It's harmful and unfulfilling, that's why!
What have I missed out on in my life because I have shrinked back from learning to enjoy swimming? Well for one, my wife loves it! We could have had many more enjoyable times in the water with our family playing water sports and swimming in the world's oceans and seas. It is one of the best ways to keep fit as it exercises so many muscle groups and the cardiovascular system all at once. I wonder what beaches of the world we have missed walking on together because it does not attract me in the slightest?
The second reason staying in our comfort zone is potentially harmful to us is because we were designed to grow, learn and explore new things. By definition staying in our CZ actually erodes our ability and imagination to try different experiences. It leads to prejudices setting in and we get stuck in a rut. Benjamin Franklin was quoted as saying for some people what could have been written on their gravestones is, Born 1745. Died aged 25, Buried aged 75.
Our Comfort Zones are like muscles.
We all know that our muscles atrophy if they are not used. So do our comfort zones. Ask any person who has been laid off from work for awhile or who has taken time out to have a family, and they'll tell you. Even what we used to feeling comfortable doing becomes uncomfortable and we lose our confidence and determination to venture out. We get "out of the habit". Resistance sets in. There seems to be a negative, downward pull like gravity that leads us to stay well and truly locked into our shrinking comfort zone in quiet desperation. It can lead to downward spiral of depression, even suicide. A friend of mine just recently did take his own life. He was a very successful husband, combat veteran who had dedicated over 40 years of his life serving his country he loved. He then decided to retire. he and his wife bought a beautiful home, car and all the trappings of success in one of the top places to live in the USA. He began to make new friends, renew old friendships and make a positive contribution to his alma mater, the USAF Academy. But something in him said, "You are worth less now because you are not getting paid for what you do". Although there of course may be many extenuating circumstances that could have led to him taking his life, I believe a contributing factor was he was not being stretched out of his comfort zone any more in what he felt was a meaningful way. He slowly grew more and more depressed, despite looking to everyone else including his wife and closest friends as if he had it all together. I weep when I think of him, and wonder what would have happened had he known how important his life is, and how valuable he was to those who knew him? We are designed to leave the "safety" of our comfort zones if we truly want to live well and be happy.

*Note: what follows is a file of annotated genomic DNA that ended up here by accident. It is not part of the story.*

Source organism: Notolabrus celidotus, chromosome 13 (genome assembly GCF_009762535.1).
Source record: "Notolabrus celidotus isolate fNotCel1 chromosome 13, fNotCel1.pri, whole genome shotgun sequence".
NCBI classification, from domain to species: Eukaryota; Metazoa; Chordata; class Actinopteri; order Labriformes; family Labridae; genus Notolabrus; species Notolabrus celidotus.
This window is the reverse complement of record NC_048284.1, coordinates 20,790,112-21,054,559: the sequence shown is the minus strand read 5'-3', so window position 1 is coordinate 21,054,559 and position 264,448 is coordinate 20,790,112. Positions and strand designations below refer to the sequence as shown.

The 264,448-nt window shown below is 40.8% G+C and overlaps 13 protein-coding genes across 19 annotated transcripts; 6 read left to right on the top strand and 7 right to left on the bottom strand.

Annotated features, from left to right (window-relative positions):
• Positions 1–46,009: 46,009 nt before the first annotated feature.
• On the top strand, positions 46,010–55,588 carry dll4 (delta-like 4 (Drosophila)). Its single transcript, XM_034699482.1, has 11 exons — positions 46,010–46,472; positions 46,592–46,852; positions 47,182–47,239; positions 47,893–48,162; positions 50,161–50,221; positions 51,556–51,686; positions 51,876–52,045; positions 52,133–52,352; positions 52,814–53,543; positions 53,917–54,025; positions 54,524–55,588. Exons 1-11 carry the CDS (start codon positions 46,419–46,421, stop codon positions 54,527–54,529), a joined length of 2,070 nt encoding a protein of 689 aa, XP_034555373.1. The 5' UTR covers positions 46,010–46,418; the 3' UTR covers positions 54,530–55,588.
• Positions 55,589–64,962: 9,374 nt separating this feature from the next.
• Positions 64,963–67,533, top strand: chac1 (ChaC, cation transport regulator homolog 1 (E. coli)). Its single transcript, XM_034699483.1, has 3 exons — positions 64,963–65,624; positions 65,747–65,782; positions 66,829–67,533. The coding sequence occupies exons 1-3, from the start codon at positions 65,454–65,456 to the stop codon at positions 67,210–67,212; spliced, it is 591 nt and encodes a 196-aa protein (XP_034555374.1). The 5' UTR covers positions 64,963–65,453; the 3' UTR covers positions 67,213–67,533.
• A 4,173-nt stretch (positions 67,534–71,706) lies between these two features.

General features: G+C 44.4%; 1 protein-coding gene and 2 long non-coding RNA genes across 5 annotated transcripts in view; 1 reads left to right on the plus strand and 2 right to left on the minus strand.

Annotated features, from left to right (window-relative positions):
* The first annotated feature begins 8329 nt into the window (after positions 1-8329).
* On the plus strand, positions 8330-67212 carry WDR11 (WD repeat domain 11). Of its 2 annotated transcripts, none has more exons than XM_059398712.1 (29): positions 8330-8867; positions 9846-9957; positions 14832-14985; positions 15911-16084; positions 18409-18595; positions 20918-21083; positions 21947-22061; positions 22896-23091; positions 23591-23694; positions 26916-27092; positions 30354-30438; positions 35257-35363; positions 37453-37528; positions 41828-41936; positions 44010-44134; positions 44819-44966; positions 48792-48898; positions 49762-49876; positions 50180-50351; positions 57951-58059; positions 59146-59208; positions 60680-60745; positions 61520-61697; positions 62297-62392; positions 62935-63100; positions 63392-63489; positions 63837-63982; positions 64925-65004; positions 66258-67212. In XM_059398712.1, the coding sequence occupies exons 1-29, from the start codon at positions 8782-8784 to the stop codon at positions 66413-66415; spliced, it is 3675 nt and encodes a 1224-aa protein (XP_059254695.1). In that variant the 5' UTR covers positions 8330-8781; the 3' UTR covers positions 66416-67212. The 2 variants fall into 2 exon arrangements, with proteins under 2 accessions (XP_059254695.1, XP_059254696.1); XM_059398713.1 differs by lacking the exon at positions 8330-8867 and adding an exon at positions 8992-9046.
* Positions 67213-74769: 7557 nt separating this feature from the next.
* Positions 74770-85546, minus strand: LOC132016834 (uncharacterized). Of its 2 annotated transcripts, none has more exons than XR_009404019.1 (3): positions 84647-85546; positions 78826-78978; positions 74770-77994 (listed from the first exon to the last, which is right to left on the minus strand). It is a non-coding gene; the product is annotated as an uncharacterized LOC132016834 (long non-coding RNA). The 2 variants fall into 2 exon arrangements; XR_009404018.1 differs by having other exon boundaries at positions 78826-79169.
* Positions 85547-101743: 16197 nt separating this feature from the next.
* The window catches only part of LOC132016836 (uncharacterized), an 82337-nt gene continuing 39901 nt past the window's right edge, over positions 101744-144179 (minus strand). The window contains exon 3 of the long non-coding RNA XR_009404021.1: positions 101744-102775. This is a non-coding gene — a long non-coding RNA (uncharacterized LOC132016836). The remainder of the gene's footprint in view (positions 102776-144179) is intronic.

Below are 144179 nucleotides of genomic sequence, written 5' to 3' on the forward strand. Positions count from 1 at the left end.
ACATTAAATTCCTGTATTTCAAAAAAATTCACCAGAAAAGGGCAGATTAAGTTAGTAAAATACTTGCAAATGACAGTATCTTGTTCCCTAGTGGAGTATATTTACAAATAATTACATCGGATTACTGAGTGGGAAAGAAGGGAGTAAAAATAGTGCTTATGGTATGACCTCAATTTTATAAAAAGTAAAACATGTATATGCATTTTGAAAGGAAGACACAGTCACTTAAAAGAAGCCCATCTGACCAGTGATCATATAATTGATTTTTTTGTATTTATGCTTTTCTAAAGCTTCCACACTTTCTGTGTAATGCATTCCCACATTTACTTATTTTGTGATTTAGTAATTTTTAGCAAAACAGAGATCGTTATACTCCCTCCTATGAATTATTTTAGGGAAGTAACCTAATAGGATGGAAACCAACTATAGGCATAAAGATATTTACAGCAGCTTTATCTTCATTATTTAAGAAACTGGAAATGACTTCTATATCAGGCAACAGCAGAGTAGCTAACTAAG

Let's explore this a bit further by taking a closer look at various comfort zones we all have, and answer the question, should we stay or should we go?